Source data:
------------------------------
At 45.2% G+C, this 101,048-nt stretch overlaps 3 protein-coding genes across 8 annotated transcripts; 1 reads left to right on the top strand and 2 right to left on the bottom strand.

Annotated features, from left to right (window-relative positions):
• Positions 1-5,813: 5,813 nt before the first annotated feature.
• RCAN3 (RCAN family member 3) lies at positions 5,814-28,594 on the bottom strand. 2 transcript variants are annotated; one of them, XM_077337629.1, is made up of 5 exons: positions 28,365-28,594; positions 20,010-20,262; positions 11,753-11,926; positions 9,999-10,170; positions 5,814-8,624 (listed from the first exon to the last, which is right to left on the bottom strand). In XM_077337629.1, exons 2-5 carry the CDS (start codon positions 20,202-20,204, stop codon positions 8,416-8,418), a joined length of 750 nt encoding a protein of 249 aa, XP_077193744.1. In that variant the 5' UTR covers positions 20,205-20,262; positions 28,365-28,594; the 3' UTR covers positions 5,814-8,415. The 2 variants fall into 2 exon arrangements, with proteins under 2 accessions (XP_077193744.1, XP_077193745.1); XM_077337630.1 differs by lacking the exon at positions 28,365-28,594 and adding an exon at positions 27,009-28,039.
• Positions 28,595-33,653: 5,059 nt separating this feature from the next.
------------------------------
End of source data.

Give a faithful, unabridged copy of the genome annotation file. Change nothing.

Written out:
At 45.2% G+C, this 101,048-nt stretch overlaps 3 protein-coding genes across 8 annotated transcripts; 1 reads left to right on the top strand and 2 right to left on the bottom strand.

Annotated features, from left to right (window-relative positions):
• Positions 1-5,813: 5,813 nt before the first annotated feature.
• RCAN3 (RCAN family member 3) lies at positions 5,814-28,594 on the bottom strand. 2 transcript variants are annotated; one of them, XM_077337629.1, is made up of 5 exons: positions 28,365-28,594; positions 20,010-20,262; positions 11,753-11,926; positions 9,999-10,170; positions 5,814-8,624 (listed from the first exon to the last, which is right to left on the bottom strand). In XM_077337629.1, exons 2-5 carry the CDS (start codon positions 20,202-20,204, stop codon positions 8,416-8,418), a joined length of 750 nt encoding a protein of 249 aa, XP_077193744.1. In that variant the 5' UTR covers positions 20,205-20,262; positions 28,365-28,594; the 3' UTR covers positions 5,814-8,415. The 2 variants fall into 2 exon arrangements, with proteins under 2 accessions (XP_077193744.1, XP_077193745.1); XM_077337630.1 differs by lacking the exon at positions 28,365-28,594 and adding an exon at positions 27,009-28,039.
• Positions 28,595-33,653: 5,059 nt separating this feature from the next.